This is not a definition of family that our society is that comfortable with living into. We tend to believe the culture that tells us that we can go it alone, or that we should be able to go it alone– in raising our children,  living completely independently without any assistance and also that we have nothing to offer anyone else who isn’t actually related to us.
So, here we are on Mother’s Day-a day where Hallmark tells us that we should honor those women who have children. And while we often associate this day with going to church, I want to point out that this is not a religious holiday. It’s actually a day that runs counter to God’s message of community and definition of family. Society has lifted up this day as important but in reality it can be a painful day where inadequacies, loss and grief abound. This day does not acknowledge women who have buried their mother, women who have buried their children, women who don’t know where their children are, women whose children are ill, women who did not or could not have children. It also does not acknowledge women who love and care for children that are not biologically related or who love and care for children that they will never meet or see. This day does not speak into the reality of Jesus prayer of all people being one in the life of a relational God who doesn’t care about who is actually related to whom but declares that all people are God’s very own children and so are all one family bound in love.
The church knows what the world does not-we need one another. Jesus is praying that we keep this at the forefront of all that we do as people of God-a family of God. Jesus prays that we remember that the baby crying next to us in worship is our baby to bring to faith and can remind us of joy. The teenager feeling lost and drifting in life is our teenager to walk beside and counsel and gifts us with their  young wisdom. The toddler with more energy than all of the adults around her is our toddler to chase for a bit and offers us wonder and exercise! The elderly person no longer able to leave their home is our grandparent in need of a visit or assistance and can offer us beautiful stories of a full life. The family without a home are our brothers and sisters to house and can point to our need to work for fair housing. We are not complete without one another. You are important to the completeness of my life, to the completeness of the person next you, to the people in our neighborhood whom you have never met and to God.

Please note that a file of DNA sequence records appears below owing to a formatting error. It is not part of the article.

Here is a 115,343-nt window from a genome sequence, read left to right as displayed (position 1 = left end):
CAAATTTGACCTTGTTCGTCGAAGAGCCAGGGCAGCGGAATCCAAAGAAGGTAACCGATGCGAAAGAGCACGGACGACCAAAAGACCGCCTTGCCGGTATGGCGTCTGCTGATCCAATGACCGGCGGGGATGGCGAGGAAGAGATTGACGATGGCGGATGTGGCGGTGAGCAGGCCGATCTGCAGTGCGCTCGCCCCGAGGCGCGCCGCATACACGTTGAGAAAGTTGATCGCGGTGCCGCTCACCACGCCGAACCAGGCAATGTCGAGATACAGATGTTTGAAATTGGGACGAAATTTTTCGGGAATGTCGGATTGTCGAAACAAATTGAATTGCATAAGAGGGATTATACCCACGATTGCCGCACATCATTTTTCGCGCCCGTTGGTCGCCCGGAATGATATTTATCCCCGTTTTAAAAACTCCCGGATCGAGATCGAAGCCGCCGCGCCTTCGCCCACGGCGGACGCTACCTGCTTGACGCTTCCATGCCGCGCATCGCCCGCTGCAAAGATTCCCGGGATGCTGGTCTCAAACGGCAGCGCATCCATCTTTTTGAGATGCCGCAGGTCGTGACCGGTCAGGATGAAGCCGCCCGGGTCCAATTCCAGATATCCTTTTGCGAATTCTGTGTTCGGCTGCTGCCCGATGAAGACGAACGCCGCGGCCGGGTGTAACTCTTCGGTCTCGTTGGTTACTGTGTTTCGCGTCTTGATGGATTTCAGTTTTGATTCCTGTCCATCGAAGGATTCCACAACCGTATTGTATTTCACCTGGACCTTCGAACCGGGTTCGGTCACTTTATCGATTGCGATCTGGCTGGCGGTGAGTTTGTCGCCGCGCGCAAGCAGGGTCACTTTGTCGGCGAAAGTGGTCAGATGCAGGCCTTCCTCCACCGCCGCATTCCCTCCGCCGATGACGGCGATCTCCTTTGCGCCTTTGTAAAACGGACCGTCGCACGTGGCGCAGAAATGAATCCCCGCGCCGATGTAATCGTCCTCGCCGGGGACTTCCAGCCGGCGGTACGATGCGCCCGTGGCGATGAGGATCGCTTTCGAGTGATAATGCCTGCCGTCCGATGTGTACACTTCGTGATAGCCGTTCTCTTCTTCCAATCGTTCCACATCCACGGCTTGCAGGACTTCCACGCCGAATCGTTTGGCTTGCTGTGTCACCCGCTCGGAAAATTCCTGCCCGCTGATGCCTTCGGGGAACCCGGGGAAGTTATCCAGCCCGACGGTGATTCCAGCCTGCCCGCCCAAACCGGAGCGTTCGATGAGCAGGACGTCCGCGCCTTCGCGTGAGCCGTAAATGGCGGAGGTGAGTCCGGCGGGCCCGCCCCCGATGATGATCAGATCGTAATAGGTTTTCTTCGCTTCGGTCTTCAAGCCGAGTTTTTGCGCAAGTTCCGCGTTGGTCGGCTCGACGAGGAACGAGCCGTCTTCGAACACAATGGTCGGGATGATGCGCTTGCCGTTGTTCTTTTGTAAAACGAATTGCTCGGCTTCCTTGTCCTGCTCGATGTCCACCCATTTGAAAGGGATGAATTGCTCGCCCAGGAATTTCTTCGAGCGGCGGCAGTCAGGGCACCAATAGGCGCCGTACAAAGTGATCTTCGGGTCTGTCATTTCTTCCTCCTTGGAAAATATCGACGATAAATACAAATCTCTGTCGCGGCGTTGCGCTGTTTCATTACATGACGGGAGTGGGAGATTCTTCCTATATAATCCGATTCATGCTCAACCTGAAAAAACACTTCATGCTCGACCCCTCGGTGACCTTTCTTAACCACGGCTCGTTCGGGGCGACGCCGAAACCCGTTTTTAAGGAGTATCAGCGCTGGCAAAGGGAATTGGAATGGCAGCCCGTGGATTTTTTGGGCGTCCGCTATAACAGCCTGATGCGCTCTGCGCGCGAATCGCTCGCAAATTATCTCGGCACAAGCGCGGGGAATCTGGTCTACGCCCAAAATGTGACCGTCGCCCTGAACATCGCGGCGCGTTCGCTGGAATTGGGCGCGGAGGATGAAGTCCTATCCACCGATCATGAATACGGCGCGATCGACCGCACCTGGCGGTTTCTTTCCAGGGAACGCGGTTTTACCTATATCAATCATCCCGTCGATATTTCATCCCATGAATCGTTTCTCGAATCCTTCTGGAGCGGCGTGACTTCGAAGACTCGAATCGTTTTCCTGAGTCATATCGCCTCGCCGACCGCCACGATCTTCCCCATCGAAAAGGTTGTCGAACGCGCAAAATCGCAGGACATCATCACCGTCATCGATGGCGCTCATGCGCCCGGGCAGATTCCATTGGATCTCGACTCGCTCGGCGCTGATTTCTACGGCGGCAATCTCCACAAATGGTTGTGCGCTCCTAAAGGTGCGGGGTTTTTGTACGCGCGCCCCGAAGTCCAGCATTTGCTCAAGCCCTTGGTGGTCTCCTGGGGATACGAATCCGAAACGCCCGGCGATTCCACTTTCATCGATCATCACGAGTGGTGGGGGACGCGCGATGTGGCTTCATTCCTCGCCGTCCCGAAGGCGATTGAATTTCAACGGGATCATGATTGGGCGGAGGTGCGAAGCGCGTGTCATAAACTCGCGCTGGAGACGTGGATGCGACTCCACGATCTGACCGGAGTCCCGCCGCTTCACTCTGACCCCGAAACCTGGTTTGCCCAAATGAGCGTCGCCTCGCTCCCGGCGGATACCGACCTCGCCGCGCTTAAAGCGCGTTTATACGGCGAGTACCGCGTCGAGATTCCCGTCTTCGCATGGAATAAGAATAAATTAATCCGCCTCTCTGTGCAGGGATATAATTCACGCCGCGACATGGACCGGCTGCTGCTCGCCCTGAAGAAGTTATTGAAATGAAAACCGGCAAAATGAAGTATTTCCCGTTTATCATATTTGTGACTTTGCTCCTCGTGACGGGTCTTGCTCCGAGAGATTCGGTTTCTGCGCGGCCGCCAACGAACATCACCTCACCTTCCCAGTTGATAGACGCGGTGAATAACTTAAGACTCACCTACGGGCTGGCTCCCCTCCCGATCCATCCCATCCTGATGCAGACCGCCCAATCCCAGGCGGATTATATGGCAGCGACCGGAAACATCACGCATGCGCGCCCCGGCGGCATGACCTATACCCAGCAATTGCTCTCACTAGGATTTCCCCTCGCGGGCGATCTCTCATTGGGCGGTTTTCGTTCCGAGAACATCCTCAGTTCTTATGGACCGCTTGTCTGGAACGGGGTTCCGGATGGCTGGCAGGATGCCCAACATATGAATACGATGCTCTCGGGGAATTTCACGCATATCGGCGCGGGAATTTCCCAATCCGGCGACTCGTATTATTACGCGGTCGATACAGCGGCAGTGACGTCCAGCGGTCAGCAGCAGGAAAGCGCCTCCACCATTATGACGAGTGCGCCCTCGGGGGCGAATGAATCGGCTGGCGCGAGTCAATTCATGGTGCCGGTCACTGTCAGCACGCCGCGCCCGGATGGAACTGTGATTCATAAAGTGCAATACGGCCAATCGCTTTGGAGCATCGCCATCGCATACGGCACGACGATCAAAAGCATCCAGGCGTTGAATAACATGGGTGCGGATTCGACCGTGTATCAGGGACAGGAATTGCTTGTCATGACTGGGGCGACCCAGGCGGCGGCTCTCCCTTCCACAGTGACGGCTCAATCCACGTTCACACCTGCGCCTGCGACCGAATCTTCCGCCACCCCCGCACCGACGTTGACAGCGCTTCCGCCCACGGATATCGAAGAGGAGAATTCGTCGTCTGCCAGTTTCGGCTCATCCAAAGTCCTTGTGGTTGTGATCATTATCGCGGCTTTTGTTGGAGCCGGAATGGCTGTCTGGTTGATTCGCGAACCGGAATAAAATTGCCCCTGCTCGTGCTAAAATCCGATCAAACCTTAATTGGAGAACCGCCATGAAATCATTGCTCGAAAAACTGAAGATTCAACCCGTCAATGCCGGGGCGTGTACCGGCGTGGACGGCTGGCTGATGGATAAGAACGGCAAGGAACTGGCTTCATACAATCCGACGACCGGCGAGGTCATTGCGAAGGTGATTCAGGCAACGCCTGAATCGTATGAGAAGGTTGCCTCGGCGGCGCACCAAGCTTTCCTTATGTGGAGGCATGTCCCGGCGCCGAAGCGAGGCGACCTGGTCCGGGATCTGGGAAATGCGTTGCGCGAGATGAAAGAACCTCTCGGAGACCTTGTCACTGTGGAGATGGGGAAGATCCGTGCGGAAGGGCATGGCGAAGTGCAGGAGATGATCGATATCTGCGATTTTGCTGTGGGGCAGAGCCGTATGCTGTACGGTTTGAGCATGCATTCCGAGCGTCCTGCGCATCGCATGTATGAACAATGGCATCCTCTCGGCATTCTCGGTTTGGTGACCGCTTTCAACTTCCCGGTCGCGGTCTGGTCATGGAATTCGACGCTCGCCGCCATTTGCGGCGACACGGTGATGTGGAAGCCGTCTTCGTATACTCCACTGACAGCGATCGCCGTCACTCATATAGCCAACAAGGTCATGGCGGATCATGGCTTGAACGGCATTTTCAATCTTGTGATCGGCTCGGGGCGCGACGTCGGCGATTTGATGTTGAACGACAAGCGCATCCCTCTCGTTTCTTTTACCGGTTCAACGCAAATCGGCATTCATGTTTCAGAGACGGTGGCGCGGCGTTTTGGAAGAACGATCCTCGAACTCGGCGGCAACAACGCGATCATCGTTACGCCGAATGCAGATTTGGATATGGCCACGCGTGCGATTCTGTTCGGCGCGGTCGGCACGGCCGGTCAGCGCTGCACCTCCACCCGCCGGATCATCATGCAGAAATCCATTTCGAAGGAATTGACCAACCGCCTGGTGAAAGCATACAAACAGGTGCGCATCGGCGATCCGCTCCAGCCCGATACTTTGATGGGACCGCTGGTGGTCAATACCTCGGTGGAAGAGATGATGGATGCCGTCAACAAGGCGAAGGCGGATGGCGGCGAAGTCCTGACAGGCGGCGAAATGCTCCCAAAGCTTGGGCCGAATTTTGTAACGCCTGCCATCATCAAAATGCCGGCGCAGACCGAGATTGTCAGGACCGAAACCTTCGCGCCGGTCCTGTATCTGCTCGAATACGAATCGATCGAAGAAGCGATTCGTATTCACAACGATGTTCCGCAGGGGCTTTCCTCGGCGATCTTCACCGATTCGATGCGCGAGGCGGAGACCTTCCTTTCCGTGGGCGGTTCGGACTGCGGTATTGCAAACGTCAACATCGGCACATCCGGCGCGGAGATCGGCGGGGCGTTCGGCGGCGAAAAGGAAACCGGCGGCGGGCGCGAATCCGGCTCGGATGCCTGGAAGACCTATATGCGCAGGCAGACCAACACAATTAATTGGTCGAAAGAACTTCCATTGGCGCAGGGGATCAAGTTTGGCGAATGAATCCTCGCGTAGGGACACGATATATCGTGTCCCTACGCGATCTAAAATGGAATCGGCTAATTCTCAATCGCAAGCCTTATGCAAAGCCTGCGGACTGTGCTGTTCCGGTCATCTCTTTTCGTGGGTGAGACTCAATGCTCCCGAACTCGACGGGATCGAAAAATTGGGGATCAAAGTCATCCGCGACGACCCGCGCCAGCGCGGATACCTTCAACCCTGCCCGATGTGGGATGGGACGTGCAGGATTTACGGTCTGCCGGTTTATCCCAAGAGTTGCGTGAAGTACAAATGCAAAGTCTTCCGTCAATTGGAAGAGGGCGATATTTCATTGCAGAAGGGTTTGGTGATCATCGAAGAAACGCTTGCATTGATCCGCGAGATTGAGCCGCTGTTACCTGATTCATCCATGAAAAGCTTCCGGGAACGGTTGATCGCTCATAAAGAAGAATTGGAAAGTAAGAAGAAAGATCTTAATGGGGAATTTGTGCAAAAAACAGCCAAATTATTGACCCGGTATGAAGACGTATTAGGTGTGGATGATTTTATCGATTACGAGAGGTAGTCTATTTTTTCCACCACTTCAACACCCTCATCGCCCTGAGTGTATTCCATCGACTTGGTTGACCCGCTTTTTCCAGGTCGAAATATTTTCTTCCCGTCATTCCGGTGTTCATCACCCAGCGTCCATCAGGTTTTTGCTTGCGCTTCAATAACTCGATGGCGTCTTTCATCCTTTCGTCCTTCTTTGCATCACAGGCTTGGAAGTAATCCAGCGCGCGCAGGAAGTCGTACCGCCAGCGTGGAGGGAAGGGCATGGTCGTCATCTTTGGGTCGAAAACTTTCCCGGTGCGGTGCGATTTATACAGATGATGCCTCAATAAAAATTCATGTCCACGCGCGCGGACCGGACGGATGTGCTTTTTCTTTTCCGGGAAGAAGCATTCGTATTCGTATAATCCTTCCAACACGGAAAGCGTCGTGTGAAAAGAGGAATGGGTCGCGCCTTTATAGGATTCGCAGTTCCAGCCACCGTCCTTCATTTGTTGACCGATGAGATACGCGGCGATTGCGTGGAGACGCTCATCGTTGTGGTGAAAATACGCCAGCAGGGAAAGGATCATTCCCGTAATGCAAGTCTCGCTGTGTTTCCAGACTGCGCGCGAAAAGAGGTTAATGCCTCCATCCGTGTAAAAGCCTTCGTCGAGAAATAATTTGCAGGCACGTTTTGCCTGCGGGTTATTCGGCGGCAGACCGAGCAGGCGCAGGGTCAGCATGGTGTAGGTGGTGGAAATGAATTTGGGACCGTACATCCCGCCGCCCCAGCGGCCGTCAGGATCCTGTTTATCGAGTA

The kingdom of God is about family, a family that continually broadens beyond itself to encompass more people and looks for more connections in community and to be continuously connected to God. Just as in the Rublev Icon there is a place at the table for you, for me, and all people, this table right here is a concrete and real place where we can invite all people in our community to gather in the very life and presence of a gracious, loving and communal God. Today we don’t celebrate only mother’s, we celebrate all of the women in our lives regardless of biological ties, who share with us the nurturing God who created us in her image for one another, who gave us her son in order to be with us always and breathes her very life into all of us so that the world may know the name of God and the family of God. Thanks be to God

Advertisements
 
Leave a comment

Posted by on May 12, 2013 in Sermon

 

Tags: , , ,

Leave a Reply

Fill in your details below or click an icon to log in:

WordPress.com Logo

You are commenting using your WordPress.com account. Log Out / Change )

Twitter picture

You are commenting using your Twitter account. Log Out / Change )

Facebook photo

You are commenting using your Facebook account. Log Out / Change )

Google+ photo

You are commenting using your Google+ account. Log Out / Change )

Connecting to %s

 
%d bloggers like this: